How to Use the Comma and Semicolon Correctly
Knowing how to write grammatically correct sentences is an ability that can help you in all facets of life. In business writing, media writing or even in writing personal letters and emails, proper grammar helps you portray your message clearly and projects intelligence on your part. By following a few simple rules, you can learn how to use the comma and semicolon correctly.
Use a comma to separate two independent clauses joined by a conjunction. Independent clauses are those that can stand alone as sentences if they had to -- meaning they contain at least a subject and a verb. The Purdue University Online Writing Lab offers this example: "I am going home, and I intend to stay there."
Insert commas between lists of three or more. For example: "She will split the money between her sister, brother and daughter." Some grammarians choose to add a second comma before the word "and" in sentences such as this one, but using that comma has become a matter of preference rather than an hard-and-fast rule.
Use commas when an "ly" adjective is used with other adjectives. "The Blue Book of Punctuation and Grammar" gives this example: "Felix was a lonely, confused boy." Be careful here not to confuse "ly" adverbs with adjectives as "ly" adverbs don't necessarily need commas after them.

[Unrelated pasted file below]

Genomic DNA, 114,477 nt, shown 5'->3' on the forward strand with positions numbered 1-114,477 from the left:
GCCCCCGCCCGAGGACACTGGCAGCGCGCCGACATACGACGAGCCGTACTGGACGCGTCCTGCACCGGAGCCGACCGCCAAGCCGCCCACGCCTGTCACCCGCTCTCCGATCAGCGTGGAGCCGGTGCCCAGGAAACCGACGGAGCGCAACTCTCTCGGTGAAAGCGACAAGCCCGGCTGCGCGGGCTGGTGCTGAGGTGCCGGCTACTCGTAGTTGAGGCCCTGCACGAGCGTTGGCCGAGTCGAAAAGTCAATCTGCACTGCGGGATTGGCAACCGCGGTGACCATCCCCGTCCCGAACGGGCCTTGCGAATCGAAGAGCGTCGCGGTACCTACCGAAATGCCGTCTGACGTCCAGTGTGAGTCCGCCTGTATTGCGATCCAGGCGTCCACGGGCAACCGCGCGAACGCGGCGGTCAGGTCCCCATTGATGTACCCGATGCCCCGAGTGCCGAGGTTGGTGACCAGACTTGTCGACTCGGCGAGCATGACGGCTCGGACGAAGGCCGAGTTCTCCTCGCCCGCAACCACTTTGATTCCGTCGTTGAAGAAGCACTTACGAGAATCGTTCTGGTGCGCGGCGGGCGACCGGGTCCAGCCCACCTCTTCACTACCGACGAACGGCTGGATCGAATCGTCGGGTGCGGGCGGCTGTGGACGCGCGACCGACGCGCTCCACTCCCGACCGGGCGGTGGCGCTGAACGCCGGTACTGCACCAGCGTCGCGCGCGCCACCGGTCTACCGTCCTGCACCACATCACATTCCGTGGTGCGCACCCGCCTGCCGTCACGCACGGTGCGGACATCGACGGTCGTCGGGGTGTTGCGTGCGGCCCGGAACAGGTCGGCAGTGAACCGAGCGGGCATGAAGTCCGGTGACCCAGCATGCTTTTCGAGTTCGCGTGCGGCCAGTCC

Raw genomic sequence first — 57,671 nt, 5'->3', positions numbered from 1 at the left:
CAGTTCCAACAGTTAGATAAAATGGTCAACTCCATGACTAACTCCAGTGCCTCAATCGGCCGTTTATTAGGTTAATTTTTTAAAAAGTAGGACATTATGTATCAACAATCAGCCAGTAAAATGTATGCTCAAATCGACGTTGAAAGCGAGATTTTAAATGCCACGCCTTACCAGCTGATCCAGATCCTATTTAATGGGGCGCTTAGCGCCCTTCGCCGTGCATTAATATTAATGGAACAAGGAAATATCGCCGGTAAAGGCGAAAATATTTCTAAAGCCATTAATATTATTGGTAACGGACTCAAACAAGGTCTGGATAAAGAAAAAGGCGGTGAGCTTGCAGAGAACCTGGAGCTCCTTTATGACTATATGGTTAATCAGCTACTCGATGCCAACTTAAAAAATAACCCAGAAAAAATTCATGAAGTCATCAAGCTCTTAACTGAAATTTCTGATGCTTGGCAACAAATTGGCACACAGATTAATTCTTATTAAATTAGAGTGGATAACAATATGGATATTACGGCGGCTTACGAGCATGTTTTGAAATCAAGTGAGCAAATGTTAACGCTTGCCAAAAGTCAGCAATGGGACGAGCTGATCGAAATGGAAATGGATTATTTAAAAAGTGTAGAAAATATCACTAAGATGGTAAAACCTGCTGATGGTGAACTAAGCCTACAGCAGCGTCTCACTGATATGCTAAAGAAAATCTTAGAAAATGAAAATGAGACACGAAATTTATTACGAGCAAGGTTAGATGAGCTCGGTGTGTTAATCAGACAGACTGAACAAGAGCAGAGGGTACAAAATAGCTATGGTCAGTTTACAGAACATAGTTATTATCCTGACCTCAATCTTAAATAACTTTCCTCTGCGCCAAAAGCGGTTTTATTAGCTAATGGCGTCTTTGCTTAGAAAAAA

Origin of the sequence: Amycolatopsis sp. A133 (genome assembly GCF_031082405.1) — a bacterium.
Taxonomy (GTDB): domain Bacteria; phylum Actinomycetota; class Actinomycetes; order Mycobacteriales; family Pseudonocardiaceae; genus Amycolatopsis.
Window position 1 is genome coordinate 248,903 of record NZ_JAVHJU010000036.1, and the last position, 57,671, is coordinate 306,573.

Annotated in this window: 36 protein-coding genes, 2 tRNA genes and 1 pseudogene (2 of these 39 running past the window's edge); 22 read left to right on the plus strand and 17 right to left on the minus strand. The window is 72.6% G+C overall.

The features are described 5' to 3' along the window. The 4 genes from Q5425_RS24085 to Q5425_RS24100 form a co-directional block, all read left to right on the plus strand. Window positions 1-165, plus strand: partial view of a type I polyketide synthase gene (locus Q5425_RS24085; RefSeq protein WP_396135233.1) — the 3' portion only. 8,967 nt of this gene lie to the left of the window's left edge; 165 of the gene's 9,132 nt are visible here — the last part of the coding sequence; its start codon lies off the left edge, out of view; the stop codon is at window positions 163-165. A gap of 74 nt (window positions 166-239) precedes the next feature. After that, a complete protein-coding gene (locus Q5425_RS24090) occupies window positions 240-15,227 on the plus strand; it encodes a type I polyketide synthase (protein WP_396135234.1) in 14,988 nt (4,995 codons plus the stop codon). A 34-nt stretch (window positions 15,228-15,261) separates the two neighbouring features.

Use a comma inside quotation marks at the conclusion of a quote if you are adding attribution at the end. For example: "She likes to run and play," he said.
Use a semicolon between two closely related independent clauses. Grammar Girl gives this example: "I have a big test tomorrow; I can't go out tonight."
Place semicolons in sentences with complex lists. Grammar Girl gives this example: "This week's winners are Joe from Reno, Nevada; Diane from Phoenix, Arizona; and Matt from Irvine, California."
Use a semicolon to create variety in your sentences, especially if you have a lot of choppy sentences in a row. Place a coordinating conjunction between the two sentences you bring together with the semicolon. Here's another example from Grammar Girl: "If you want me to go out tonight, you need to help me with my homework first; and if you say no, I'll know that you don't really care about going out."
There are more ways than those listed to use each of these punctuation marks, but the examples listed are those that are most commonly found in everyday writing.
Things You'll Need
- Grammar handbook
- Grammar Girl; How to Use Semicolon; Mignon Fogarty; September 2009
- Grammar Girl; Comma Splice; Mignon Fogarty; June 2010
- Purdue Online Writing Lab; Commas vs. Semicolons in Compound Sentences; Dana Driscoll, Allen Brizee; April 2011
- "The Blue Book of Grammar and Punctuation"; Jane Straus; 2008
- There are more ways than those listed to use each of these punctuation marks, but the examples listed are those that are most commonly found in everyday writing.